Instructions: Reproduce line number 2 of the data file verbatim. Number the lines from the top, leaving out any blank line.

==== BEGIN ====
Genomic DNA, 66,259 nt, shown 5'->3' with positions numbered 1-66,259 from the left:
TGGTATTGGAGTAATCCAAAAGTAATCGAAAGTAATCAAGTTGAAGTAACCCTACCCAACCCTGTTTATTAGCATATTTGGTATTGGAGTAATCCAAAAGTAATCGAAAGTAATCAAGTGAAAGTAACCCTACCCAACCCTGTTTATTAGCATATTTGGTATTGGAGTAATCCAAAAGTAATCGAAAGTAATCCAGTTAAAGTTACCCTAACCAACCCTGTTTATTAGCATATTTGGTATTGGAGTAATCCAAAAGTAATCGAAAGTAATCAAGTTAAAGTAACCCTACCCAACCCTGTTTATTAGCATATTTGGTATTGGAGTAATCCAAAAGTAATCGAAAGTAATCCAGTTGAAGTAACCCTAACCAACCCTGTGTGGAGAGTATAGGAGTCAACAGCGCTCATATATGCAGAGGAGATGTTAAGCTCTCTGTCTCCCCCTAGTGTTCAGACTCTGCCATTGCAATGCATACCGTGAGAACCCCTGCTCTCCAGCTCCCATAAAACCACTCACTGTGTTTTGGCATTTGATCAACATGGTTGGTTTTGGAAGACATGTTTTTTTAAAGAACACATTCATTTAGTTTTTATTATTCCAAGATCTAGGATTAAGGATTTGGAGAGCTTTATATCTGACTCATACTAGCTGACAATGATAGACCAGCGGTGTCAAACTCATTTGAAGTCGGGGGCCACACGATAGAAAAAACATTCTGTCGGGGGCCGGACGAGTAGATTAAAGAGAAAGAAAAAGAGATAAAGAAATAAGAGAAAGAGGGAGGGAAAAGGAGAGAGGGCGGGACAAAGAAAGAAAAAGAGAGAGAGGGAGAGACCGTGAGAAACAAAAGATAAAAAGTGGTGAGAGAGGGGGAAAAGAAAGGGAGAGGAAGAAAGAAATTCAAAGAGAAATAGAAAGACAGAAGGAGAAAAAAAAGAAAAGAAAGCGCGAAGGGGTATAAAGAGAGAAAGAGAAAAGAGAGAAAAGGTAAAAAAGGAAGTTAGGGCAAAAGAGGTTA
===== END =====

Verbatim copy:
TGGTATTGGAGTAATCCAAAAGTAATCGAAAGTAATCAAGTTGAAGTAACCCTACCCAACCCTGTTTATTAGCATATTTGGTATTGGAGTAATCCAAAAGTAATCGAAAGTAATCAAGTGAAAGTAACCCTACCCAACCCTGTTTATTAGCATATTTGGTATTGGAGTAATCCAAAAGTAATCGAAAGTAATCCAGTTAAAGTTACCCTAACCAACCCTGTTTATTAGCATATTTGGTATTGGAGTAATCCAAAAGTAATCGAAAGTAATCAAGTTAAAGTAACCCTACCCAACCCTGTTTATTAGCATATTTGGTATTGGAGTAATCCAAAAGTAATCGAAAGTAATCCAGTTGAAGTAACCCTAACCAACCCTGTGTGGAGAGTATAGGAGTCAACAGCGCTCATATATGCAGAGGAGATGTTAAGCTCTCTGTCTCCCCCTAGTGTTCAGACTCTGCCATTGCAATGCATACCGTGAGAACCCCTGCTCTCCAGCTCCCATAAAACCACTCACTGTGTTTTGGCATTTGATCAACATGGTTGGTTTTGGAAGACATGTTTTTTTAAAGAACACATTCATTTAGTTTTTATTATTCCAAGATCTAGGATTAAGGATTTGGAGAGCTTTATATCTGACTCATACTAGCTGACAATGATAGACCAGCGGTGTCAAACTCATTTGAAGTCGGGGGCCACACGATAGAAAAAACATTCTGTCGGGGGCCGGACGAGTAGATTAAAGAGAAAGAAAAAGAGATAAAGAAATAAGAGAAAGAGGGAGGGAAAAGGAGAGAGGGCGGGACAAAGAAAGAAAAAGAGAGAGAGGGAGAGACCGTGAGAAACAAAAGATAAAAAGTGGTGAGAGAGGGGGAAAAGAAAGGGAGAGGAAGAAAGAAATTCAAAGAGAAATAGAAAGACAGAAGGAGAAAAAAAAGAAAAGAAAGCGCGAAGGGGTATAAAGAGAGAAAGAGAAAAGAGAGAAAAGGTAAAAAAGGAAGTTAGGGCAAAAGAGGTTA